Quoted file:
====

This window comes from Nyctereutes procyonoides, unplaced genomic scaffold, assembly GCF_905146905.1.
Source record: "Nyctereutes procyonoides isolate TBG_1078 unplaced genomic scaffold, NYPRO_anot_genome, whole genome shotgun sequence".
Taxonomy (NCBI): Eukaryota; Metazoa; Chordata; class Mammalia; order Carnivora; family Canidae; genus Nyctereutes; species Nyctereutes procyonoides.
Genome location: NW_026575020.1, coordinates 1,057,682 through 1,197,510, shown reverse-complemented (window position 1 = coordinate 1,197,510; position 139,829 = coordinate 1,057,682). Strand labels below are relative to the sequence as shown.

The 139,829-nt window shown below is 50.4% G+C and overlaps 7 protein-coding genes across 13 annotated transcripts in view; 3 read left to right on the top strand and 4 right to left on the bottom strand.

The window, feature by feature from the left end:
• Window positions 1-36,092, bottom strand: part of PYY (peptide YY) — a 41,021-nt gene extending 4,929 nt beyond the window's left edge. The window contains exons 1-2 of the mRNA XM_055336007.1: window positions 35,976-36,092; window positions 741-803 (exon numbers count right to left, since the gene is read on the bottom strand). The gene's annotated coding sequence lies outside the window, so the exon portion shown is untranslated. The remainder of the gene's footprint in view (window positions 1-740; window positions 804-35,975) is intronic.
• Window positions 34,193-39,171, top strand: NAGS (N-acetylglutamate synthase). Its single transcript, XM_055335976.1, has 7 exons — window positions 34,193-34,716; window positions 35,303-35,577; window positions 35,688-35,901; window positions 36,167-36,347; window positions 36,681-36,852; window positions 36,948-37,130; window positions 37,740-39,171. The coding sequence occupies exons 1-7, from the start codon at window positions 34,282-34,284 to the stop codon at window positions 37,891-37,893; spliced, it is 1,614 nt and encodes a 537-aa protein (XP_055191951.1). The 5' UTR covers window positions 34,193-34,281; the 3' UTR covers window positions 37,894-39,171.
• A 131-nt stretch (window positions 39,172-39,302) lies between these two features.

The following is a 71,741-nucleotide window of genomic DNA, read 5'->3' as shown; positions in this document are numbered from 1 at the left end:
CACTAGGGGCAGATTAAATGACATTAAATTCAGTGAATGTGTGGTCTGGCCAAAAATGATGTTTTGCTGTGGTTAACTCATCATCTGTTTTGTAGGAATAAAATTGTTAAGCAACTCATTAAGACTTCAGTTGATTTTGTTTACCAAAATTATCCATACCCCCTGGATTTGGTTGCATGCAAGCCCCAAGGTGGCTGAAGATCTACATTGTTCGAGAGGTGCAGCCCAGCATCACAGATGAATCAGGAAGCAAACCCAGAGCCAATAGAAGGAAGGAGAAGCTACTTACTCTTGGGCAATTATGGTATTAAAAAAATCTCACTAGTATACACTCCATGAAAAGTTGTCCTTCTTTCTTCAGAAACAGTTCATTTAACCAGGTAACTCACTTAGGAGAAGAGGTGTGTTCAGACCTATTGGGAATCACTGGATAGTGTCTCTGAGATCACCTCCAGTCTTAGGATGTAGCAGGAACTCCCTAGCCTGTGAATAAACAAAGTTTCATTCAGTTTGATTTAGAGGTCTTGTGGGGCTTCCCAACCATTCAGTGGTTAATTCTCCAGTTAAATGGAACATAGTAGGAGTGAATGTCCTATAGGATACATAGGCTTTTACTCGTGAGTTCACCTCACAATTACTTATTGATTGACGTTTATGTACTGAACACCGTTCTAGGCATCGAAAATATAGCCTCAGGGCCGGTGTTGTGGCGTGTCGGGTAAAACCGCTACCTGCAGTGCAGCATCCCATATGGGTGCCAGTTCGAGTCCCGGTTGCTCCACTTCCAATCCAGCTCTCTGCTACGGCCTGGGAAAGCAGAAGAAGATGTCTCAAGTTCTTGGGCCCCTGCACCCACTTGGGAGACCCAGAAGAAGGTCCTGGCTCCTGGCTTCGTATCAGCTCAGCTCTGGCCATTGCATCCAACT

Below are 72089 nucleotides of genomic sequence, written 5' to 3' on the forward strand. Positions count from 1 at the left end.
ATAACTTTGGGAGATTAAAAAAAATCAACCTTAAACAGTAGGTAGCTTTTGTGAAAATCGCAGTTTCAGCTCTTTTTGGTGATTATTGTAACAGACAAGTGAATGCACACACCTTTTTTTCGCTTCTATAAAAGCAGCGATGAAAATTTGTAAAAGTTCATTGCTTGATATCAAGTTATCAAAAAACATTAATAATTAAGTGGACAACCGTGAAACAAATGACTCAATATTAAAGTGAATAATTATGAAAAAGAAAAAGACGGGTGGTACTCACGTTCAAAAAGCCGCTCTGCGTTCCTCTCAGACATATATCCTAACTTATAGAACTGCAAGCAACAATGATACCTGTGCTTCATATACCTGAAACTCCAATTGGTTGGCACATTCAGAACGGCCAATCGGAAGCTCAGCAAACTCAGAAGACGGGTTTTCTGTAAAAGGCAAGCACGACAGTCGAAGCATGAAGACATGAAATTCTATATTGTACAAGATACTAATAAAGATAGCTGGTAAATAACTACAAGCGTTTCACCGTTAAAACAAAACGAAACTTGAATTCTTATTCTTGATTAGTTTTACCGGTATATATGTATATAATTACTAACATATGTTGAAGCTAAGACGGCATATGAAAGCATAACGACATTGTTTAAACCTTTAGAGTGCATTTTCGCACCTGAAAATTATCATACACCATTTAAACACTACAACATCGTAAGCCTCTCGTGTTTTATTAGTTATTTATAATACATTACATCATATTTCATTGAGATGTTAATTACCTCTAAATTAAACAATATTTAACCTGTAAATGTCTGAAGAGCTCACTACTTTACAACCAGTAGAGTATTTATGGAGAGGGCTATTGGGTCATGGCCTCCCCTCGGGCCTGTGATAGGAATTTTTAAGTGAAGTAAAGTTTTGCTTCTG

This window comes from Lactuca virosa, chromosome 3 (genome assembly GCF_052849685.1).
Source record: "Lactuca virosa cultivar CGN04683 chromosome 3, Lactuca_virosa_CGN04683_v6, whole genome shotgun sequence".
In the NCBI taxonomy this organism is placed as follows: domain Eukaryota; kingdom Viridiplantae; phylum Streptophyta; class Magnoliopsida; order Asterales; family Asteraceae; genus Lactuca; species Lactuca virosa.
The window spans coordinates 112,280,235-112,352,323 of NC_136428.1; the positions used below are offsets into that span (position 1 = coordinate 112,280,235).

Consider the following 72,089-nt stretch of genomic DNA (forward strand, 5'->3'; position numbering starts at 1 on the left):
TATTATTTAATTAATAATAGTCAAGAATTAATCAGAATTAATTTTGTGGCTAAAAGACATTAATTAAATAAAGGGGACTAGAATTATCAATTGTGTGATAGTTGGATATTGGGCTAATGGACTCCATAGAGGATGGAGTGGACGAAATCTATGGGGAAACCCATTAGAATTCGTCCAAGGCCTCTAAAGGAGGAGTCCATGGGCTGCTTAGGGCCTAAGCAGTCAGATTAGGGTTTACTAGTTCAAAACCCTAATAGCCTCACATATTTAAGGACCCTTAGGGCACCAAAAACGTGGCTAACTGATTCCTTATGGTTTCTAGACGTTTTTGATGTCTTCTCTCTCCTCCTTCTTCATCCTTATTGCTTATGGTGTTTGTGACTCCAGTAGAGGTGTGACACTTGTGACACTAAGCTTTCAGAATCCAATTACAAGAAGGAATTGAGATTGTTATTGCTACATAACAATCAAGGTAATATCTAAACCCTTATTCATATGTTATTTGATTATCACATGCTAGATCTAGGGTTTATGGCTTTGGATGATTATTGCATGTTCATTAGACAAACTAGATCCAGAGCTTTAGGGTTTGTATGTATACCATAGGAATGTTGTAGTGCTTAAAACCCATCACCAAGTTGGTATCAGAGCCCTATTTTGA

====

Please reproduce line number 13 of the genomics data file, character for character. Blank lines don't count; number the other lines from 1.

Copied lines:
ATAACTTTGGGAGATTAAAAAAAATCAACCTTAAACAGTAGGTAGCTTTTGTGAAAATCGCAGTTTCAGCTCTTTTTGGTGATTATTGTAACAGACAAGTGAATGCACACACCTTTTTTTCGCTTCTATAAAAGCAGCGATGAAAATTTGTAAAAGTTCATTGCTTGATATCAAGTTATCAAAAAACATTAATAATTAAGTGGACAACCGTGAAACAAATGACTCAATATTAAAGTGAATAATTATGAAAAAGAAAAAGACGGGTGGTACTCACGTTCAAAAAGCCGCTCTGCGTTCCTCTCAGACATATATCCTAACTTATAGAACTGCAAGCAACAATGATACCTGTGCTTCATATACCTGAAACTCCAATTGGTTGGCACATTCAGAACGGCCAATCGGAAGCTCAGCAAACTCAGAAGACGGGTTTTCTGTAAAAGGCAAGCACGACAGTCGAAGCATGAAGACATGAAATTCTATATTGTACAAGATACTAATAAAGATAGCTGGTAAATAACTACAAGCGTTTCACCGTTAAAACAAAACGAAACTTGAATTCTTATTCTTGATTAGTTTTACCGGTATATATGTATATAATTACTAACATATGTTGAAGCTAAGACGGCATATGAAAGCATAACGACATTGTTTAAACCTTTAGAGTGCATTTTCGCACCTGAAAATTATCATACACCATTTAAACACTACAACATCGTAAGCCTCTCGTGTTTTATTAGTTATTTATAATACATTACATCATATTTCATTGAGATGTTAATTACCTCTAAATTAAACAATATTTAACCTGTAAATGTCTGAAGAGCTCACTACTTTACAACCAGTAGAGTATTTATGGAGAGGGCTATTGGGTCATGGCCTCCCCTCGGGCCTGTGATAGGAATTTTTAAGTGAAGTAAAGTTTTGCTTCTG